It meant that the PUC judicial review process, Public Utilities Code section 1756, applied to Energy Commission AFC decisions: original jurisdiction solely with the California Supreme Court. Sonoma County thus filed a petition for review with the Supreme Court, challenging the constitutionality of Public Resources Code section 25531. If Sonoma County prevailed at the Supreme Court, the county could then attack the merits of the AFC decision in superior court. Should the Supreme Court uphold Public Resources Code section 25531, denying superior court jurisdiction, Sonoma County waived any further review of the CEC decision.

Sonoma Countyís position was that no language in the California Constitution authorized the Legislature to adopt Public Resources Code section 25531, which conflicted with Constitutional provisions establishing superior court jurisdiction. The county argued that while Article XII of the Constitution allowed the Legislature to establish original Supreme Court jurisdiction over PUC decisions, there was no provision in the Constitution allowing similar treatment for Energy Commission decisions.

In a 5-2 decision, the Supreme Court majority rejected Sonoma Countyís jurisdictional claim on the grounds that: "Since section 25531 is a means of implementing and facilitating the PUCís licensing of thermoelectric power facilities sought to be constructed and operated by public utilities, its enactment was authorized by Article XII." (See Sonoma County v. Energy Commission (Cal. 1985) 40 Cal.3d 361, 371, 220 Cal.Rptr. 114, 120.

Thus, the Energy Commissionís judicial review statute was upheld under special constitutional provisions relating to the PUC. While the Energy Commission won the Geysers 16 case, the Supreme Courtís rationale for upholding Public Resources Code section 25531 was very limited. PG&E was a public (investor-owned) utility, and Geysers 16, including the transmission line, required a certificate of public convenience and necessity from the PUC. Under those facts, the majority opinion favors the Energy Commission and the constitutionality of Public Resources Code section 25531.

But what if the CEC applicant is a municipal utility, qualifying facility (QF), or independent power producer, none of whom are under PUC jurisdiction? An AFC granted to any of these applicants would be immediately effective without any requirement for a certificate of public convenience and necessity from the PUC. The Supreme Courtís majority opinion provides no overt support for the constitutionality of Public Resources Code section 25531 when an AFC is granted to such an applicant. Yet for many years, nearly all AFC applicants have been entities exempt from PUC jurisdiction, as the investor-owned utilities stopped building new power plants.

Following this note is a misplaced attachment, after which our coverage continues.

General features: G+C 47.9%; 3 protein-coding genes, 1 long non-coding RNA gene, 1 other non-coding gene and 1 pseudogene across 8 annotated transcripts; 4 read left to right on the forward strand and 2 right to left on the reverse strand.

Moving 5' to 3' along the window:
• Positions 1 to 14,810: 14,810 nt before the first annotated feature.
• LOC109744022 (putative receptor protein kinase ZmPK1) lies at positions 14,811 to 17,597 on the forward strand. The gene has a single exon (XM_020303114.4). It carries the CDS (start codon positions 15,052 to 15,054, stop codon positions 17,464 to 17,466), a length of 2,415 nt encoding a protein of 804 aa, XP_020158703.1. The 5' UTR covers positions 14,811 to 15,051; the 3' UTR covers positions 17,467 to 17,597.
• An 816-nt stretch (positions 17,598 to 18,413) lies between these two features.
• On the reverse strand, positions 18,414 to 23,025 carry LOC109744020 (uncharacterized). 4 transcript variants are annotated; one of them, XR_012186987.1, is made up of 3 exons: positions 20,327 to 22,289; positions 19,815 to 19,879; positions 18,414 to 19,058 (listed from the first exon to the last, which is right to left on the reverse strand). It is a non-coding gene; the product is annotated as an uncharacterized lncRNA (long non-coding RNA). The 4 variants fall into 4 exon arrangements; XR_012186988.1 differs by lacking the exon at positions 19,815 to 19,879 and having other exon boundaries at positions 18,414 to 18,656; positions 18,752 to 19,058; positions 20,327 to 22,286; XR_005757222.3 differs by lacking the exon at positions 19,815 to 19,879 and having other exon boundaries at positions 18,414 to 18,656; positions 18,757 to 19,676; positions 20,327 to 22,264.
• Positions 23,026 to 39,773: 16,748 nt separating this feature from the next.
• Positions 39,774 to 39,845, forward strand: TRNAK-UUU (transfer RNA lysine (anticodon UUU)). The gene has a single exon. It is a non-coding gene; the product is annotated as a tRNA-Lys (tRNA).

This legal vulnerability of Public Resources Code section 25531 has been a source of CEC concern since 1985. In Luz SEGS IX-X, (a QF applicant, Docket No. 89-AFC-1), the issue was formally raised again, by intervenor James LaMont's petition to the California Supreme Court. That petition was first granted, then vacated as improvidently issued.

Eventually, the jurisdictional issue may re-surface in another case, but the legal situation keeps changing. A new Public Utilities Code section 1756 (PUC Writ of Review) was adopted in 2000, allowing PUC decisions to be challenged in either the Court of Appeals or the Supreme Court. Thus, the Court of Appeals became an appropriate venue for petitions challenging an Energy Commission AFC decision. Such petitions have recently been filed in both the Court of Appeals and the Supreme Court, only to be denied without comment. In 2001, Public Resources Code section 25531 was changed back to overtly provide for Supreme Court judicial review over CEC licensing appeals. It remains to be seen if any court wishes to either hear the merits of an AFC challenge or re-litigate the Geysers 16 issue of original Supreme Court jurisdiction.

Divestment

As part of electric industry de-regulation, PG&E divested itself of most thermal powerplants that it owned. This included all the operational Geysers plants, including Geysers 16, which were purchased by Calpine in 1999. (See PUC Application 98-01-008, Decision 99-04-026, April 1, 1999.)